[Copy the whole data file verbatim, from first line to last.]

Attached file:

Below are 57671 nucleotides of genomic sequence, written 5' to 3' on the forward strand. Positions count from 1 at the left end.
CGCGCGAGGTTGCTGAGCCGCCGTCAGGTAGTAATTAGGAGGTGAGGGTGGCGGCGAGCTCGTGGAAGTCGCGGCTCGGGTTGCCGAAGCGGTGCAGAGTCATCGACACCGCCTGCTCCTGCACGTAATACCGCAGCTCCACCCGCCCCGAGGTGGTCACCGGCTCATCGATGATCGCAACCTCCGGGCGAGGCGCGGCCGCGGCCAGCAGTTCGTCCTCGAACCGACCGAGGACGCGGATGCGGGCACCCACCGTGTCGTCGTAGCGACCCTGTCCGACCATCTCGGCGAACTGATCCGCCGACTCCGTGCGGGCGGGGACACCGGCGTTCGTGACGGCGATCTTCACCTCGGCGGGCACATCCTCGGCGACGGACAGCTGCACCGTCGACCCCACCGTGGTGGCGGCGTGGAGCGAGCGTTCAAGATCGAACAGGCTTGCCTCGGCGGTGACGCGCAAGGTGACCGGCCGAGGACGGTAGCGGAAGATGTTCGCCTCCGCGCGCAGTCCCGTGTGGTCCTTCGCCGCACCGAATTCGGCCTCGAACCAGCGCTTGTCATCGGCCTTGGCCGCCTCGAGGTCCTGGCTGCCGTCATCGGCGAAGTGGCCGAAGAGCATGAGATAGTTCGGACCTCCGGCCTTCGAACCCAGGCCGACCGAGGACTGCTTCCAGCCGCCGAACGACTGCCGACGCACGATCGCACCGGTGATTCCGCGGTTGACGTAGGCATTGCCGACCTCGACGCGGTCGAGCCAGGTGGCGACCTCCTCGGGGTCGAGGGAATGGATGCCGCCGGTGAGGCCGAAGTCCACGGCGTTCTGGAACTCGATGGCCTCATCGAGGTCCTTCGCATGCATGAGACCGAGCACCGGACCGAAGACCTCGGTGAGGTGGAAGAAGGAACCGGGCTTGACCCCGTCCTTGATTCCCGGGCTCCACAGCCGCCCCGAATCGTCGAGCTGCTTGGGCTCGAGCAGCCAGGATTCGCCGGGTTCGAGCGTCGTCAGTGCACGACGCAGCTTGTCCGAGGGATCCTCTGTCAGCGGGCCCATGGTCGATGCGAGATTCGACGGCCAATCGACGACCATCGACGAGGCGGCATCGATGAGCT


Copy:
Below are 57671 nucleotides of genomic sequence, written 5' to 3' on the forward strand. Positions count from 1 at the left end.
CGCGCGAGGTTGCTGAGCCGCCGTCAGGTAGTAATTAGGAGGTGAGGGTGGCGGCGAGCTCGTGGAAGTCGCGGCTCGGGTTGCCGAAGCGGTGCAGAGTCATCGACACCGCCTGCTCCTGCACGTAATACCGCAGCTCCACCCGCCCCGAGGTGGTCACCGGCTCATCGATGATCGCAACCTCCGGGCGAGGCGCGGCCGCGGCCAGCAGTTCGTCCTCGAACCGACCGAGGACGCGGATGCGGGCACCCACCGTGTCGTCGTAGCGACCCTGTCCGACCATCTCGGCGAACTGATCCGCCGACTCCGTGCGGGCGGGGACACCGGCGTTCGTGACGGCGATCTTCACCTCGGCGGGCACATCCTCGGCGACGGACAGCTGCACCGTCGACCCCACCGTGGTGGCGGCGTGGAGCGAGCGTTCAAGATCGAACAGGCTTGCCTCGGCGGTGACGCGCAAGGTGACCGGCCGAGGACGGTAGCGGAAGATGTTCGCCTCCGCGCGCAGTCCCGTGTGGTCCTTCGCCGCACCGAATTCGGCCTCGAACCAGCGCTTGTCATCGGCCTTGGCCGCCTCGAGGTCCTGGCTGCCGTCATCGGCGAAGTGGCCGAAGAGCATGAGATAGTTCGGACCTCCGGCCTTCGAACCCAGGCCGACCGAGGACTGCTTCCAGCCGCCGAACGACTGCCGACGCACGATCGCACCGGTGATTCCGCGGTTGACGTAGGCATTGCCGACCTCGACGCGGTCGAGCCAGGTGGCGACCTCCTCGGGGTCGAGGGAATGGATGCCGCCGGTGAGGCCGAAGTCCACGGCGTTCTGGAACTCGATGGCCTCATCGAGGTCCTTCGCATGCATGAGACCGAGCACCGGACCGAAGACCTCGGTGAGGTGGAAGAAGGAACCGGGCTTGACCCCGTCCTTGATTCCCGGGCTCCACAGCCGCCCCGAATCGTCGAGCTGCTTGGGCTCGAGCAGCCAGGATTCGCCGGGTTCGAGCGTCGTCAGTGCACGACGCAGCTTGTCCGAGGGATCCTCTGTCAGCGGGCCCATGGTCGATGCGAGATTCGACGGCCAATCGACGACCATCGACGAGGCGGCATCGATGAGCT